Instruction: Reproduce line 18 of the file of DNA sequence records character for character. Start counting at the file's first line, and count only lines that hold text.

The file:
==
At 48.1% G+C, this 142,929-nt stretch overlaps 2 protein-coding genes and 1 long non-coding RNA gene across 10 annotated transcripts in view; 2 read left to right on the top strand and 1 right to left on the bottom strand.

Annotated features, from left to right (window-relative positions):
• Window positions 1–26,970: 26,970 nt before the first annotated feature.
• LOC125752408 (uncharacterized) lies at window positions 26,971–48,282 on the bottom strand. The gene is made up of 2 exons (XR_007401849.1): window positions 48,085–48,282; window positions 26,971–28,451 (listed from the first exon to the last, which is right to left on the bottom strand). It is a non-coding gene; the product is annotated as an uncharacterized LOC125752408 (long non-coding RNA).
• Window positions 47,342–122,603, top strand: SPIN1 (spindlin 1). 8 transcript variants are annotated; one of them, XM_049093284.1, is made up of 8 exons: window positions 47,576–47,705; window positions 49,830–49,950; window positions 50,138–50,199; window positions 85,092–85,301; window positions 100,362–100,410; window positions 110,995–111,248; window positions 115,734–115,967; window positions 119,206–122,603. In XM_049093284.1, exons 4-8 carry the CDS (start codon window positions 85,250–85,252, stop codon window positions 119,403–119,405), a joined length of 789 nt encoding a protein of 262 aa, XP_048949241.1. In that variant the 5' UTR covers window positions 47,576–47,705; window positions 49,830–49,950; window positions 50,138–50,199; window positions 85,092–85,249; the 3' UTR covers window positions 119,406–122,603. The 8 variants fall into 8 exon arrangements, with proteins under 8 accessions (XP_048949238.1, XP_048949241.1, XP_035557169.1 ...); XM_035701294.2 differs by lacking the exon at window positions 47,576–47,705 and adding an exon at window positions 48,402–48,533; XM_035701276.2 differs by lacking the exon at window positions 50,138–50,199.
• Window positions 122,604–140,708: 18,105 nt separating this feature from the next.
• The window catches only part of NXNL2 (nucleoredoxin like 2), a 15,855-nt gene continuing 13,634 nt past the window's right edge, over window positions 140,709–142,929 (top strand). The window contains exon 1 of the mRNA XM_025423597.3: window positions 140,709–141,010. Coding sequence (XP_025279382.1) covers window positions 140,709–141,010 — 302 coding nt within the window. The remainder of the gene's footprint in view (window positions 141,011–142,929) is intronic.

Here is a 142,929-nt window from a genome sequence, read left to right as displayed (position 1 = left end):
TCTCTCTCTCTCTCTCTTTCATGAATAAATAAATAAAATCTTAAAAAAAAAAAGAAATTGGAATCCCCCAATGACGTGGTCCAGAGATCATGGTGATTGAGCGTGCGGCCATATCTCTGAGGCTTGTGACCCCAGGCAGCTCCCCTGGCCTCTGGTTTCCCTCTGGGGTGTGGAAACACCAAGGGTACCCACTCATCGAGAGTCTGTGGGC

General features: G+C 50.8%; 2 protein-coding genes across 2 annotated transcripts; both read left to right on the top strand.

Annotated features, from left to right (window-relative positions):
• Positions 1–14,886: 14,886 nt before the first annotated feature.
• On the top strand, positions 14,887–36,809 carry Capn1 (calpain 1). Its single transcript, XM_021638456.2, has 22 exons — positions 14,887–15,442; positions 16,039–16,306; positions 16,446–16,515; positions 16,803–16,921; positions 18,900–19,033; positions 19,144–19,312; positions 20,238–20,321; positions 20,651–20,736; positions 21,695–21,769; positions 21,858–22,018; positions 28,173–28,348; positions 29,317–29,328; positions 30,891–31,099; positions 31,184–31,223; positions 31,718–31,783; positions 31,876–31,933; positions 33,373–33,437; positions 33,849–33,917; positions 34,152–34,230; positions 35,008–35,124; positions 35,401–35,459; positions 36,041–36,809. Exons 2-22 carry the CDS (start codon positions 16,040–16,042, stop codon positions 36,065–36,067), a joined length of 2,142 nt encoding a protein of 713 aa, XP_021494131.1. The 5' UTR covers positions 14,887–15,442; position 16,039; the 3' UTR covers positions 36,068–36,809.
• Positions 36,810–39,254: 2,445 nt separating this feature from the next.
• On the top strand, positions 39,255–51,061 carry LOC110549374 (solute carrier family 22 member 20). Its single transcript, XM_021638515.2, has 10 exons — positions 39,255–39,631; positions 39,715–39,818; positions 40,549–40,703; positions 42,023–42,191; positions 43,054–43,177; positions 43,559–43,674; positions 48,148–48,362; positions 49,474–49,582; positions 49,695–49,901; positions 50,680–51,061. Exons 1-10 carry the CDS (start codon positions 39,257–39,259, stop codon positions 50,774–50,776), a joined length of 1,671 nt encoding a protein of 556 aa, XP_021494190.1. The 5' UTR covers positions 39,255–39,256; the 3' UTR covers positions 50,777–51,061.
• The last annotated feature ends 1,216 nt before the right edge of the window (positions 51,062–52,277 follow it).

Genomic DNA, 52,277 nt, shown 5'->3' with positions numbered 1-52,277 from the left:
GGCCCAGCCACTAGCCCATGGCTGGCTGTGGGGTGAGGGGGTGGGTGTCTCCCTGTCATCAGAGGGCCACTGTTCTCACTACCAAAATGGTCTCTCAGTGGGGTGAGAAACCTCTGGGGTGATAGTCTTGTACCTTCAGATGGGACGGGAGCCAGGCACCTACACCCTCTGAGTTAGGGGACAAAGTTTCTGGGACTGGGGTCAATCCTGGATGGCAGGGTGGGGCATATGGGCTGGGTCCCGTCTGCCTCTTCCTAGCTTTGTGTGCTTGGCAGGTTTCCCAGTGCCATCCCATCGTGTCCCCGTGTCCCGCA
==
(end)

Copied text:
GGCCCAGCCACTAGCCCATGGCTGGCTGTGGGGTGAGGGGGTGGGTGTCTCCCTGTCATCAGAGGGCCACTGTTCTCACTACCAAAATGGTCTCTCAGTGGGGTGAGAAACCTCTGGGGTGATAGTCTTGTACCTTCAGATGGGACGGGAGCCAGGCACCTACACCCTCTGAGTTAGGGGACAAAGTTTCTGGGACTGGGGTCAATCCTGGATGGCAGGGTGGGGCATATGGGCTGGGTCCCGTCTGCCTCTTCCTAGCTTTGTGTGCTTGGCAGGTTTCCCAGTGCCATCCCATCGTGTCCCCGTGTCCCGCA